The Secret of Platform 13: Delightful, fantastical fun

The Secret of Platform 13 by Eva Ibbotson children's fantasy book reviewsThe Secret of Platform 13 by Eva Ibbotson

Eva Ibbotson is a well-loved children’s author, and it is books like The Secret of Platform 13 that make me glad that I have no qualms about reading beyond the confines of suggested age groups. In fact, I find the experience particularly indulgent.

As a quick prologue, I note that some people have made much of the similarity between Ibbotson’s Platform 13 at Kings Cross Station and the one used by J.K. Rowling, Platform 9 3/4. I don’t have much to say on the subject, only that the books are very different in most other ways and honestly, it’s not worth getting excited about.

With that said, I can get on to the important things.

Once every nine years a secret door called a gump opens under Platform 13. The gump is the only way to a magical island kingdom populated by ogres and wizards and harpies and hags and all sorts of other fantastic creatures. But, although the island is a wonderful place to live, its people are united by one sorrow. Nine years ago, when the gump last opened, the prince of the kingdom was taken up to London by his baby-sitters. There he was stolen by a rich lady. The king and queen were understandably distraught and the island’s inhabitants have been waiting nine years for the door to re-open and the rescue to commence.

The king and queen choose a group of five warm-hearted magical oddballs to venture through the door and into London to rescue the prince. But there are two problems. The door will re-seal itself after only nine days and the prince turns out to be a horrible, rich brat who the rescuers would rather not rescue.

The Secret of Platform 13 is pure, unadulterated fun. From sweet Gurkintrude who can talk to vegetables and persuade them to grow, to little Odge, the hag who is ashamed of how un-scary she is, the characters are a delight. Raymond Trottle, the boy to be rescued, is perfectly ghastly. Magic abounds as each of the rescuers tries to do their job, but despite their best efforts the plan doesn’t want to work.

The island kingdom is the stuff of dreams but certainly no paradise. Yes, there are mistmakers — cute fluffy creatures who puff out mist when they hear music and so shield the kingdom from passing aeroplanes. But there are also horrible creatures like harpies — winged woman with smart handbags who reek of rotting flesh. I was reminded of a particularly nasty primary school teacher. Truly the stuff of nightmares.

Tension mounts as the days pass and the rescuers still haven’t succeeded in their task. I was anxiously page-turning along with any seven-year-old. The tone is humorous and often witty. Ibbotson has succeeded in writing for children without sacrificing the passion, sadness, and humour that characterise any good book. She does her young readers the honour of not underestimating them and for that reason the story has universal appeal.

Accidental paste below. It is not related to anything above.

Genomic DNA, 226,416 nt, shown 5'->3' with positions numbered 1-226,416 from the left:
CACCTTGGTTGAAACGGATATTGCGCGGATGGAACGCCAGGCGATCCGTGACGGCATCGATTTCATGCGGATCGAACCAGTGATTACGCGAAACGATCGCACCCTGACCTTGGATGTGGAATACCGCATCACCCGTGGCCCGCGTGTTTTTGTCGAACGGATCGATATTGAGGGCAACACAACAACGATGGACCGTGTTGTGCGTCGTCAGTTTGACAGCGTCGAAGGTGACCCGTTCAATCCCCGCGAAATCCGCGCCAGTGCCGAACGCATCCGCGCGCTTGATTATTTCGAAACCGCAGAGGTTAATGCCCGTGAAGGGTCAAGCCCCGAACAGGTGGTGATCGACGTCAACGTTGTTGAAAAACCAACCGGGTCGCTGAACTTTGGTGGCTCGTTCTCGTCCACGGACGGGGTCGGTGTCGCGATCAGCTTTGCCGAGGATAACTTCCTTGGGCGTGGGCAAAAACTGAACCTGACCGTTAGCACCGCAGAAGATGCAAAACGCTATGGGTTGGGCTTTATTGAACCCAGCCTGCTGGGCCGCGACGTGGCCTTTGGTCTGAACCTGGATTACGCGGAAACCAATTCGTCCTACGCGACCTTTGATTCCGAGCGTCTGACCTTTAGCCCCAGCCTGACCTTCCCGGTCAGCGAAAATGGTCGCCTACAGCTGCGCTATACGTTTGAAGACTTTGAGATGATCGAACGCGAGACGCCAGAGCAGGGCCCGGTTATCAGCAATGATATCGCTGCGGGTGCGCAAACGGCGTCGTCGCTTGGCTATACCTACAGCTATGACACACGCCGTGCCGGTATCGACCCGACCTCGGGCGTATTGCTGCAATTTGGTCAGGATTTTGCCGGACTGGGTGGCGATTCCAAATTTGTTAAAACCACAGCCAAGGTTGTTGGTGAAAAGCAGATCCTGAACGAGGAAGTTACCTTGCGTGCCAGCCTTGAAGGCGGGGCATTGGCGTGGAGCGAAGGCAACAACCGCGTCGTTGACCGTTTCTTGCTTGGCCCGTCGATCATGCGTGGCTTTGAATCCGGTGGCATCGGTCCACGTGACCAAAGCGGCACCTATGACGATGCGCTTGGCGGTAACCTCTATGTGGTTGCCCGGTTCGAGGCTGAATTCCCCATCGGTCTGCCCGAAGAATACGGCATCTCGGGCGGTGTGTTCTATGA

I am not at all surprised that The Secret of Platform 13 was nominated for a Smarties Prize in 1998. A most deserved accolade.

Under Platform 13 at King’s Cross Station there is a secret door that leads to a magical island . . . It appears only once every nine years. And when it opens, four mysterious figures step into the streets of London. A wizard, an ogre, a fey and a young hag have come to find the prince of their kingdom, stolen as a baby nine years before. But the prince has become a horrible rich boy called Raymond Trottle, who doesn’t understand magic and is determined not to be rescued. The Secret of Platform 13 is an exciting magical adventure from Eva Ibbotson, the award-winning author of Journey to the River Sea.

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KATIE BURTON (on FanLit's staff September 2015 -- September 2018) was a solicitor in London before becoming a journalist. She was lucky enough to be showered with books as a child and from the moment she had The Hobbit read to her as a bedtime story was hooked on all things other-worldy. Katie believes that characters are always best when they are believable and complex (even when they aren't human) and is a sucker for a tortured soul or a loveable rogue. She loves all things magical and the more fairies, goblins and mystical creatures the better. Her personal blog is Nothing if Not a Hypocrite.

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4 comments

  1. Now I’m looking around for someone whose children are the right age to get this as a gift.

  2. “Winged women with smart handbags!” I snorted.

  3. This sounds lovely!

    In elementary school, I had a teacher who had a tendency to shriek in a most terrifying way whenever she needed to bring us to attention. She also, as I recall, had impeccable taste in handbags. I wonder…

  4. I had such nostalgia reading this review. I first read this book in primary school and the mistmakers blew my seven-year-old mind

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